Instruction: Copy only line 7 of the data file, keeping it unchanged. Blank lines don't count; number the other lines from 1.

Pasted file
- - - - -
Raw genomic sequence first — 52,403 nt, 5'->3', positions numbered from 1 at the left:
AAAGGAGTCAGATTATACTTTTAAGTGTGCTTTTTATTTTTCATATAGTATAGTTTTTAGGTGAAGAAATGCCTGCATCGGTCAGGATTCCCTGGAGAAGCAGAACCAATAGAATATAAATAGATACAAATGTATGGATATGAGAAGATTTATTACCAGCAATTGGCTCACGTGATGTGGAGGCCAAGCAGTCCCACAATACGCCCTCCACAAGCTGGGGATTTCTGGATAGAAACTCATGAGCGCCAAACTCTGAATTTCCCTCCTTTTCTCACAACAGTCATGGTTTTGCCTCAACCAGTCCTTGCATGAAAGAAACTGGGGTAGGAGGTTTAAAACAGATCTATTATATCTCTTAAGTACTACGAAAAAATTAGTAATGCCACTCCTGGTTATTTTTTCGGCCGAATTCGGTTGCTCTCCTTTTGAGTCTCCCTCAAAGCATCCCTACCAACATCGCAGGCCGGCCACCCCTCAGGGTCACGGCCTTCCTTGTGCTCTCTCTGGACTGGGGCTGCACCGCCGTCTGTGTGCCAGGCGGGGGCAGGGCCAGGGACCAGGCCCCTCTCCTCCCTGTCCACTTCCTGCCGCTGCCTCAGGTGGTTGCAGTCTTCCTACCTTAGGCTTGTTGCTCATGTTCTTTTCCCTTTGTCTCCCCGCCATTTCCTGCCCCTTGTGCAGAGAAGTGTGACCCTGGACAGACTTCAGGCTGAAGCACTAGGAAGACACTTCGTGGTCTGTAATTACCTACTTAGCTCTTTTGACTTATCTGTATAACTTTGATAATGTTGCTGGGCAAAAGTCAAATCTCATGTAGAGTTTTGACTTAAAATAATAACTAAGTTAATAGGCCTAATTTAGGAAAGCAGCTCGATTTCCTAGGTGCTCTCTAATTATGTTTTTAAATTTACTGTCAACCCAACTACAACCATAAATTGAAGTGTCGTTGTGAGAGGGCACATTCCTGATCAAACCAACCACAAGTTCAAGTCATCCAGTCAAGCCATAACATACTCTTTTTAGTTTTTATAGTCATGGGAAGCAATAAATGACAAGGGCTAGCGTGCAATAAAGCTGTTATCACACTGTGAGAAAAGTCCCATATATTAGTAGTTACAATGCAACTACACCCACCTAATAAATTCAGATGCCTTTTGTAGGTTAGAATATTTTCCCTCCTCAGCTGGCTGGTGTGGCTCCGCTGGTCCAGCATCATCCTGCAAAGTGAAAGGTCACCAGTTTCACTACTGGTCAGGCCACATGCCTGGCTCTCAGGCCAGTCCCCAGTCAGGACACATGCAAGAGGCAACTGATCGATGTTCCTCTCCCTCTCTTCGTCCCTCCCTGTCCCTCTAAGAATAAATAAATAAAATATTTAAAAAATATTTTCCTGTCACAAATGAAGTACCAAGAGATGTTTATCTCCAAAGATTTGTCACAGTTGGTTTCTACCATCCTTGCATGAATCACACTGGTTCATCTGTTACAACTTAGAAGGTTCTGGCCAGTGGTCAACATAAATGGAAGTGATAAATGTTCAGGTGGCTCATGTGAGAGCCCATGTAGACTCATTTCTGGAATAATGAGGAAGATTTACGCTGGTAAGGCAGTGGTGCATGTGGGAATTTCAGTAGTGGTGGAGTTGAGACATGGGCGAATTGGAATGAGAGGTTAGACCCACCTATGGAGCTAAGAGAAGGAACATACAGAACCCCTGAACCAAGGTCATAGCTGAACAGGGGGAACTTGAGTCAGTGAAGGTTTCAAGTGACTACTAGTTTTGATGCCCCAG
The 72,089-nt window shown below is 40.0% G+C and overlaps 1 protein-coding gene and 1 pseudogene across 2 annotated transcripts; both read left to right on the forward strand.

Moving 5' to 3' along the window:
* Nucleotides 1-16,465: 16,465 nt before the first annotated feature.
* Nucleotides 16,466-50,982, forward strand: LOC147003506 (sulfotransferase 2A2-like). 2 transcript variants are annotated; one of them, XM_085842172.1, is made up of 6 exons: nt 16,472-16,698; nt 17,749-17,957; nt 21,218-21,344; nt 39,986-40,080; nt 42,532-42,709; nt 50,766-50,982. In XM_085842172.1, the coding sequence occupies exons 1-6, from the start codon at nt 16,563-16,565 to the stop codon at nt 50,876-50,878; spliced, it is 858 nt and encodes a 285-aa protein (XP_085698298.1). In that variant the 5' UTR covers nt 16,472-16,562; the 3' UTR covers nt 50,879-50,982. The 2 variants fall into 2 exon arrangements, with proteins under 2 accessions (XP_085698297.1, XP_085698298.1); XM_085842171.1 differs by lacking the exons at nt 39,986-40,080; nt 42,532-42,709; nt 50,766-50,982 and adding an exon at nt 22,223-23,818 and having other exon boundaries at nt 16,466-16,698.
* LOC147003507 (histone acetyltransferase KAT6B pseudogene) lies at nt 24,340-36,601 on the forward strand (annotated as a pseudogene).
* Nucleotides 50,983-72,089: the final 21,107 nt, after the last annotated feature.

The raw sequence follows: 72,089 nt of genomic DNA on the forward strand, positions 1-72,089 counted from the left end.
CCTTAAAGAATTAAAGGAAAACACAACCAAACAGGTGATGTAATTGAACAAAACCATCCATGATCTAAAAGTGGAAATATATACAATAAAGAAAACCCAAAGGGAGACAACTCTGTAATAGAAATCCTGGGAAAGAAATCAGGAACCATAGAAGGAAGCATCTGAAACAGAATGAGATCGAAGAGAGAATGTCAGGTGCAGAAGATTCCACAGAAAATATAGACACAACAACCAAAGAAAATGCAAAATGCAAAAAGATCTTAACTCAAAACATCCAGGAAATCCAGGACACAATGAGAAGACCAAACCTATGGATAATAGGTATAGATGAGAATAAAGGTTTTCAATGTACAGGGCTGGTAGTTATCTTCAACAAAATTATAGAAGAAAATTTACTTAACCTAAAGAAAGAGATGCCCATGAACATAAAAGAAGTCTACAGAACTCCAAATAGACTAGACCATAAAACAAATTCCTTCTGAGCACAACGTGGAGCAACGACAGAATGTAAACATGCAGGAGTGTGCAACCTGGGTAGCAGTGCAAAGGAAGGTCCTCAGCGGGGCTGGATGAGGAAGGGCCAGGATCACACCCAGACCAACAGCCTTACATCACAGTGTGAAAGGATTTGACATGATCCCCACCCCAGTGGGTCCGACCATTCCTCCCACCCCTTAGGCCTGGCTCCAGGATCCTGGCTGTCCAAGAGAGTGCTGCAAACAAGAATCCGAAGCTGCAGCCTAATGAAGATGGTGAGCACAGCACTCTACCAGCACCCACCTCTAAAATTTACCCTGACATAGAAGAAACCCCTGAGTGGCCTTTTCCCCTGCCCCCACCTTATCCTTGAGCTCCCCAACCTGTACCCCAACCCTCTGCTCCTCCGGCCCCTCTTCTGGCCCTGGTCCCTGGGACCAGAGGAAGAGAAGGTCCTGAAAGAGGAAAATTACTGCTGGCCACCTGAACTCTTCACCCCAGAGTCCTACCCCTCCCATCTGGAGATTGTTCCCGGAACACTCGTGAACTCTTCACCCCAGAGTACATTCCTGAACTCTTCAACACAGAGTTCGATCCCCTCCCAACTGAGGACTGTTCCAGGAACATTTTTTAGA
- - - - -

* LOC147003507 (histone acetyltransferase KAT6B pseudogene) lies at nt 24,340-36,601 on the forward strand (annotated as a pseudogene).